The majority of dunks throughout the evening were about as normal as brushing your teeth and putting on pants one leg at a time. Some even got me almost to...open one eye lid.
Again, I congratulate Nate Robinson for winning his unprecedented, record-setting third title in yesterday's competition, but in watching the little bit of the action on TNT, I came to the conclusion of a few reasons why the slam dunk contest should be renamed Slam Dunk Junk.
One of the obvious problems lies in the amount of talent that the slam dunk contest generates these days.
Before, in the 1970s and 1980s, you had Julius "Dr. J" Erving soaring high in the sky at the ABA version of the event, as well as Michael Jordan going at it with 'Nique, trading dunk titles like baseball cards, the night prior to suiting up in classic East-West showdowns on Sunday evenings.
Nowadays, players are getting too sophisticated, wanting to preserve their health and egos, seeming to spend more time to, I guess, dress up in ridiculous outfits, chat with Hollywood celebs, pretty female musicians/cheerleaders/groupies and make appearances in T-Mobile and Taco Bell ads with the World's Most Lovable Ignoramus, Charles "Ground Chuck" Barkley.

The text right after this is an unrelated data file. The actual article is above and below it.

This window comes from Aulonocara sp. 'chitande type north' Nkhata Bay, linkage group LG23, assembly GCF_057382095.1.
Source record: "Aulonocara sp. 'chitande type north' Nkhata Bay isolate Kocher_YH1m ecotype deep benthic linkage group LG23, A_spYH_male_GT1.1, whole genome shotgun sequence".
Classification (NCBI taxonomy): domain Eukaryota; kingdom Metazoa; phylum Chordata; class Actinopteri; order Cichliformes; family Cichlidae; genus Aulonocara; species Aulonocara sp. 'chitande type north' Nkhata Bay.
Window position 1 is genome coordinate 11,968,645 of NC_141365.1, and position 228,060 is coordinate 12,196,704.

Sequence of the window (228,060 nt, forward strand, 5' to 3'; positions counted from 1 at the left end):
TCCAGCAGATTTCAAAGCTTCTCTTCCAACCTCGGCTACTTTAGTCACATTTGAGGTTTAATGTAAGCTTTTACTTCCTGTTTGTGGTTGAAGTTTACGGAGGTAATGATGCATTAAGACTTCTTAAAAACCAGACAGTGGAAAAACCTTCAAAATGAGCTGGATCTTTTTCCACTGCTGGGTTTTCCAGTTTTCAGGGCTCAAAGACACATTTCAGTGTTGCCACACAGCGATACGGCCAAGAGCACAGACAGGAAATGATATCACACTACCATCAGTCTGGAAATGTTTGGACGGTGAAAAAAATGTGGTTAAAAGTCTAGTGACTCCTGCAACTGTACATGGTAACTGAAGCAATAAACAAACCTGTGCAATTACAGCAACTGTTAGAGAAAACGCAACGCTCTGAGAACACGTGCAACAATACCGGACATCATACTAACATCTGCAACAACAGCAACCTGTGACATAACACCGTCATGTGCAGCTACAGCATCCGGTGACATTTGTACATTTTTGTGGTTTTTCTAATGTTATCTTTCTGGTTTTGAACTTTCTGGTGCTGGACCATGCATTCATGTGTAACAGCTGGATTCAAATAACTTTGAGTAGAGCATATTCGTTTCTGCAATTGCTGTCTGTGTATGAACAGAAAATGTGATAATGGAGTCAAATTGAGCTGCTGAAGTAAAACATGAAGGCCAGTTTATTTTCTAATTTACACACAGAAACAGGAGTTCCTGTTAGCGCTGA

The last great slam dunk competition, where it was really a contest , was in 2000 , when Vince Carter made a name for himself against the likes of his distant cousin Tracy McGrady, Steve Francis and three others in Oakland.
The dunks were creative and piqued your interest from beginning to end, pretty much even as I knew that Carter would take the title home.